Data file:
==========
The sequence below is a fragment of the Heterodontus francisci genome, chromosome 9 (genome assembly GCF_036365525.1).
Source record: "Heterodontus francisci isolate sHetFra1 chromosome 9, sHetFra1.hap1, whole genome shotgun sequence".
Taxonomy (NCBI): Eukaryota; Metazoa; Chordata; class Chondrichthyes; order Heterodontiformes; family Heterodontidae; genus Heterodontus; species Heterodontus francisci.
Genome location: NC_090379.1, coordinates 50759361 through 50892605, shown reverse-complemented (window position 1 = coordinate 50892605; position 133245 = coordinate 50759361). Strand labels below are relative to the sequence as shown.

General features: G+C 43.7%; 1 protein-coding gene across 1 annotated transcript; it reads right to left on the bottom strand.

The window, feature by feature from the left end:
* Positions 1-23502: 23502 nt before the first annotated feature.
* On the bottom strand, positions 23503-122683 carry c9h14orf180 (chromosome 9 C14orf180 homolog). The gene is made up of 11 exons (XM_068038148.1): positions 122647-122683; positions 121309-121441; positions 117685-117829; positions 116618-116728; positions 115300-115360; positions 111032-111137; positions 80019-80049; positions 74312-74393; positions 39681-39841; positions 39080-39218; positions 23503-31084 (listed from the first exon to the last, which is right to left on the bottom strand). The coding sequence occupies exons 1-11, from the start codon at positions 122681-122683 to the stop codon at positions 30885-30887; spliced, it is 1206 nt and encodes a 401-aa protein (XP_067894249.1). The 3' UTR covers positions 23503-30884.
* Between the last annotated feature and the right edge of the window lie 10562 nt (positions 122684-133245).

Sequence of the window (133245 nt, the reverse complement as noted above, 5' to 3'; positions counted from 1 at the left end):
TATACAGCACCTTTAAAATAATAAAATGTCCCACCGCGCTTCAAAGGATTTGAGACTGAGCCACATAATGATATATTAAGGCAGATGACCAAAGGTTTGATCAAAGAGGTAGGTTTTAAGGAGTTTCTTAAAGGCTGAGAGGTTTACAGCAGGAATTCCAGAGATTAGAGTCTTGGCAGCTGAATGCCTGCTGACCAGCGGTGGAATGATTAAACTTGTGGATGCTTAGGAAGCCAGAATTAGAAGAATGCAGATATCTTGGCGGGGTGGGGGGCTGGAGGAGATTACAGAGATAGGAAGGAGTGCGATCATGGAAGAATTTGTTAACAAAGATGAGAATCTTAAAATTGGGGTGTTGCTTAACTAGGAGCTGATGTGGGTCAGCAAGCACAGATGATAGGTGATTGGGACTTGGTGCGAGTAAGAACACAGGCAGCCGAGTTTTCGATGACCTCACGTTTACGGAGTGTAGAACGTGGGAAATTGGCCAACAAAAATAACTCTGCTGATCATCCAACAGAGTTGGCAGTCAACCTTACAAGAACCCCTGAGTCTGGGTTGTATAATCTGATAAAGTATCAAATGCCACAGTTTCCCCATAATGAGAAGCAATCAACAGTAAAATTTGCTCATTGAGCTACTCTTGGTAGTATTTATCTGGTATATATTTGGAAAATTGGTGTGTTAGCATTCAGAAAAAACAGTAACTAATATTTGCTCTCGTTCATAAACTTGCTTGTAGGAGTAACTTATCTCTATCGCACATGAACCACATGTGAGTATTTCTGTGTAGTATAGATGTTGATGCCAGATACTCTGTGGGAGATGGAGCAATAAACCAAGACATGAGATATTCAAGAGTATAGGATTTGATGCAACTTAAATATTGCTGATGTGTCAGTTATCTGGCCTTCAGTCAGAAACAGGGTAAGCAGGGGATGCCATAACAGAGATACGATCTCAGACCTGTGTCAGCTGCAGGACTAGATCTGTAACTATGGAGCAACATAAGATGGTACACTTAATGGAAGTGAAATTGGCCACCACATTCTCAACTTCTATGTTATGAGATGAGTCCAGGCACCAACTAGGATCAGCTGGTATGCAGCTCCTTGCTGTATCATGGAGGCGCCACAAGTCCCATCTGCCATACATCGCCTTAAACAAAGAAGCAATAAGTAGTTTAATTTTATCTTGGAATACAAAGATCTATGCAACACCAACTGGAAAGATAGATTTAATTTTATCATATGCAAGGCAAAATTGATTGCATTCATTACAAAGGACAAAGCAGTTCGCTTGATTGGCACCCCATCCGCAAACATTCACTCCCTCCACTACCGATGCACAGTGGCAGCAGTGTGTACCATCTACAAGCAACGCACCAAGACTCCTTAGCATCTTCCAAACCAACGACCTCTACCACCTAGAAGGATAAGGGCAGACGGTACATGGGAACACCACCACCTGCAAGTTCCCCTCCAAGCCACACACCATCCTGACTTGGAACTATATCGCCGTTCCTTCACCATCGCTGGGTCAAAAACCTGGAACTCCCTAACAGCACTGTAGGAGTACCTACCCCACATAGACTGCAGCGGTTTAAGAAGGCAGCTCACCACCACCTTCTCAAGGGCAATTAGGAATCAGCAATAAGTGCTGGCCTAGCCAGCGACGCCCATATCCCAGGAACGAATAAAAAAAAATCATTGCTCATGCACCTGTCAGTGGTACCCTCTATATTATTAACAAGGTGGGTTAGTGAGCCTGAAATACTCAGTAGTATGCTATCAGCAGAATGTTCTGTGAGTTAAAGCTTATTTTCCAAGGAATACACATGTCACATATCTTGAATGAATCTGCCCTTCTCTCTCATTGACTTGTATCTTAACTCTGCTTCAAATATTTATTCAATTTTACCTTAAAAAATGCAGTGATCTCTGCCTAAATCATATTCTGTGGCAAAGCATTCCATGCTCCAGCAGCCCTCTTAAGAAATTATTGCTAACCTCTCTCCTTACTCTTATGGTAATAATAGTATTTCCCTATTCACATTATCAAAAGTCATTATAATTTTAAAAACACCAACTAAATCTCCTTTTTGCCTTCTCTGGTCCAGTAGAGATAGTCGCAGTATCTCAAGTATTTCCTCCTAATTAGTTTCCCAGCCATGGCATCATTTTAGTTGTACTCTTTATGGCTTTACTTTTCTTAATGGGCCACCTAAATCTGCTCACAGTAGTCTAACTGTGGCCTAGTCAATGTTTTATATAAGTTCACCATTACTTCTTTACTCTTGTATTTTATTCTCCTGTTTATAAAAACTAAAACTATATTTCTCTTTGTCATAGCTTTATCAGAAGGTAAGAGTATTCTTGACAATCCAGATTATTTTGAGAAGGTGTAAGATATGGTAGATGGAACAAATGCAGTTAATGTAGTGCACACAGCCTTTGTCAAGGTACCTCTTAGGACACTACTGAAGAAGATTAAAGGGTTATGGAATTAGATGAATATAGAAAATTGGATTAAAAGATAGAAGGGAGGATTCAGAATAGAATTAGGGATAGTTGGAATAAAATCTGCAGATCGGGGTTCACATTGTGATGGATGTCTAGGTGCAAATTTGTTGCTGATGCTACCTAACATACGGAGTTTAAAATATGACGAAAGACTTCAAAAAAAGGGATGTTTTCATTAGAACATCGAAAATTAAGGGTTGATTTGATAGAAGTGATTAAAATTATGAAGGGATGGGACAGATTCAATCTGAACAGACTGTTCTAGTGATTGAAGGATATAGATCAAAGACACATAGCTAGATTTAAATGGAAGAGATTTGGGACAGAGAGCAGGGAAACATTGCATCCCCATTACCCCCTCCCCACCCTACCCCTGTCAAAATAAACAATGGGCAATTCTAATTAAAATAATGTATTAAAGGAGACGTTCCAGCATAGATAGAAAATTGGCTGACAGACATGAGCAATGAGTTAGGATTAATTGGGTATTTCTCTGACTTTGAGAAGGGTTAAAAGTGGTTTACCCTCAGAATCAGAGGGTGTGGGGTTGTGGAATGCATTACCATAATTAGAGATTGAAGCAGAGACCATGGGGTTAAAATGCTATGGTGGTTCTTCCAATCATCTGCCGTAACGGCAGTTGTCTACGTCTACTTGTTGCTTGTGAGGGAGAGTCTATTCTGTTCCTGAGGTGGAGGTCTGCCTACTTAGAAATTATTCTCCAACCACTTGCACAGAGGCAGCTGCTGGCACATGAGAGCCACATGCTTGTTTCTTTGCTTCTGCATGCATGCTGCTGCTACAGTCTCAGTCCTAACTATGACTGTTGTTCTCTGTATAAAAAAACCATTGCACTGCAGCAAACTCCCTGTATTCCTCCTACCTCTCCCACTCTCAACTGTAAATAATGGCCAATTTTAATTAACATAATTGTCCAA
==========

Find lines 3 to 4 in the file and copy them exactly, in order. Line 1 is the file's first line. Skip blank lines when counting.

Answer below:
Taxonomy (NCBI): Eukaryota; Metazoa; Chordata; class Chondrichthyes; order Heterodontiformes; family Heterodontidae; genus Heterodontus; species Heterodontus francisci.
Genome location: NC_090379.1, coordinates 50759361 through 50892605, shown reverse-complemented (window position 1 = coordinate 50892605; position 133245 = coordinate 50759361). Strand labels below are relative to the sequence as shown.